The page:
Volume 1 Issue 4 - 2017
Cutting Edge of the Health Care: Legal Upgradation
Associate professor in Deportment of Conservative Dentistry and Endodontics, Government Dental College and Hospital, Mumbai, India
*Corresponding Author: Manoj Ramugade, Associate professor in Deportment of Conservative Dentistry and Endodontics, Government Dental College and Hospital, Mumbai, India.
Received: August 07, 2017; Published: August 09, 2017
Life is precious and saving one’s life is the noblest cause. The aim of medical profession is to render service to humanity and keeping financial gain as last consideration.  Every health professional is highly dedicated and determined to save and improve the quality of life through their honest services. Whatever may be the quality of services provided to the patients; certain class of patients or their relatives remained unsatisfied with the provided health care and health professionals were alleged regarding negligence on the part of their duty. 
Industrialization and globalization leads to advancement in each and every aspect of our life including health care services. Advances in mass media and exposure to internet in this informative world increases the global health awareness and patients get aware regarding their health and the disease they suffer. Modern equipments and technologies especially in the medical field help the health professionals to arrive at correct diagnosis through latest investigations and do the proper treatment which ultimately reduces the morbidity.
In past, doctors were treated next to God by the patients. With the enactment of Consumer protection act the doctors were considered as only health service providers and not the life saviours.  As the health profession was covered under the ambit of the Consumer protection act, the litigations were drastically increased regarding allegations of negligence.  Also negative publicity in mass media make the health professional a villain before actual trial and conviction.
Doctor and patient relationship is considered to be a trust based relationship where patient with his implied consent get the treatment from respective doctor for the charges he paid for the health services. It does not mean that doctor guarantees that treatment for that patient but usually assured the patient for his health through his knowledge, experience, skills and reasonable degree of care. In the course of treatment if any mishap occurs then the doctor should not be blamed and targeted for his negligence. [5,6]
Treating a live human being for his ailment is a complex and risky procedure. Unfortunately things might go wrong and mishap might occur any time as an accidental event. In this situation the doctor should be well aware and knowledgeable to face the situation. Medicolegal issues are unfortunate for the reputation of that doctor in his professional career as well as in personal life. In medical student’s life every aspect of medical field including moral and ethical principles have been taught but somewhere the importance of a good communication, patient management and the legal aspects remained untouched. Ultimately lack of communication or the legal knowledge make the professional to face legal hassles in future.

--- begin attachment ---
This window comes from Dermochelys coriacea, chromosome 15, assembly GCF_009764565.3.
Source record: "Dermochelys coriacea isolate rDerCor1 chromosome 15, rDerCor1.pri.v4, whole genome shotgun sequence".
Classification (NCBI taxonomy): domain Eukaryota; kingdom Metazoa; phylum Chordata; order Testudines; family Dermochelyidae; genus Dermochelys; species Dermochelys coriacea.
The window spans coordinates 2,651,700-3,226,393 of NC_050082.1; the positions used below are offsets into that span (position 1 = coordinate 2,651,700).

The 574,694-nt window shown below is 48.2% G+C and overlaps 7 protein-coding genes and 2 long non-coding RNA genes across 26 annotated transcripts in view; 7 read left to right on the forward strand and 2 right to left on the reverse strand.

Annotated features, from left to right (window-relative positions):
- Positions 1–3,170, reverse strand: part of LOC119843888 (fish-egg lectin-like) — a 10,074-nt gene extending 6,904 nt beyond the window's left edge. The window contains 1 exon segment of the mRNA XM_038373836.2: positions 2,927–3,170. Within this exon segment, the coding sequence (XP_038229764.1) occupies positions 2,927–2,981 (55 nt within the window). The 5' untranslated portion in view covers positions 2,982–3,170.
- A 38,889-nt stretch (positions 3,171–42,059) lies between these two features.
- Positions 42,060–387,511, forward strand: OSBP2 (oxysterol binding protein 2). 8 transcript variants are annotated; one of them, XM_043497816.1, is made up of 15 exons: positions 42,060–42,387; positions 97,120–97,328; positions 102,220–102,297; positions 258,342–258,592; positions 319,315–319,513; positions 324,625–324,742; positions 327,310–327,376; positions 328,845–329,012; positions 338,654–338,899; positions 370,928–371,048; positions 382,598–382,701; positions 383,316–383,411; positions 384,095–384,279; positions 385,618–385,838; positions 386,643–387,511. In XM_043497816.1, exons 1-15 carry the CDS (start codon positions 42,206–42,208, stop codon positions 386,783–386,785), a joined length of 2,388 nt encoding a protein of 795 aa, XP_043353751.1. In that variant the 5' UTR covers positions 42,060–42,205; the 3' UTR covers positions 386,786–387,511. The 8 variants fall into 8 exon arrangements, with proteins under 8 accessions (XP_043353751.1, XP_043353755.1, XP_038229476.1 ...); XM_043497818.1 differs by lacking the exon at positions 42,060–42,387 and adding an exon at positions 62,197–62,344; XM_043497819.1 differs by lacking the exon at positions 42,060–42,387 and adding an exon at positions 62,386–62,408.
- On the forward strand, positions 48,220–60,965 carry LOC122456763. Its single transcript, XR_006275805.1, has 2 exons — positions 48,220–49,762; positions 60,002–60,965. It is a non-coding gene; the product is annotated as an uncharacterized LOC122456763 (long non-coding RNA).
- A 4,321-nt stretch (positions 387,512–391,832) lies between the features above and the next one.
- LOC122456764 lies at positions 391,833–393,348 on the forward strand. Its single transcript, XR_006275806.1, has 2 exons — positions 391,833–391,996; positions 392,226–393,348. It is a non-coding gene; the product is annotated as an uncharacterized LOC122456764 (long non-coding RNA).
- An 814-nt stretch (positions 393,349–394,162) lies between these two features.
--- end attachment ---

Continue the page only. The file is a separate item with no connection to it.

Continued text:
In underdeveloped and developing countries population explosion and poverty are the major obstacles for health care development and provision of health services. Mismatch in proportion of health care provider: patient ratio may lead to mishaps in the treatment rendered to the patient. Heavy work loaded doctors and associated health care staff are vulnerable to have mishaps or accidents while performing their duties and become an easy prey for the vigilant and sly patients claiming monetary compensation. Awareness and inculcation of basic principles of ethics, morality and law not only saves the doctor from frivolous allegations and mal-reputation in the society but also save their precious time and money spent for court litigations.
Although doctors are bound by their codes of ethical and professional conduct, while treating the patients; the legal formalities should not be underestimated except in emergency situations.  Fail to obtain consent from patient or care taker itself initiate the lack of duty and further on occurrence of accidental event it exaggerate the situation like negligence. Keeping all record and upgrading from time to time are best solutions for the health professionals to get withdrawn themselves from such litigations.
To conclude, allegations and litigations are undetachable organs of the public health care sectors in this modern world of vigilant patients. Legal knowledge, availability of skilled staff with modern medical services, sympathetic communication and friendly hospital environment are the basis and saviour for any successful heath care practice.
- INDIAN MEDICAL COUNCIL (Professional Conduct, Etiquette and Ethics) Regulations, (2002).
- Poonam Verma v. Ashwin Patel and OR’s., 4 SCC 332. (1996).
- National Consumer Disputes Redressal Commission, Bare Acts- Consumer Protection Act-1986.
- Indian Medical Association Vs V.P. Shantha and others, AIR 550, 1995 SCC (6) 651. (1996).
- Mrs. Shantaben Muljibhai Patel and Ors. vs. Breach Candy Hospital and Research Centre and Ors. ICPJ 10 (NC). (2005).
- Laxman Balkrishna Joshi vs.Trimbak Godbole, AIR 1969 SC 128.
- Ramugade M., et al. “Medicolegal Knowledge- An awakening call for dentist”. International Journal of Current Medical and Pharmaceutical Research 3.5 (2017): 1660-1664.
- Parmananda Katara vs. Union of India AIR 1989 SC 1039.
Manoj Ramugade. “Cutting Edge of the Health Care: Legal Upgradation”. Oral Health and Dentistry 1.4 (2017): 183-184.
Copyright: © 2017 Manoj Ramugade. This is an open-access article distributed under the terms of the Creative Commons Attribution License, which permits unrestricted use, distribution, and reproduction in any medium, provided the original author and source are credited.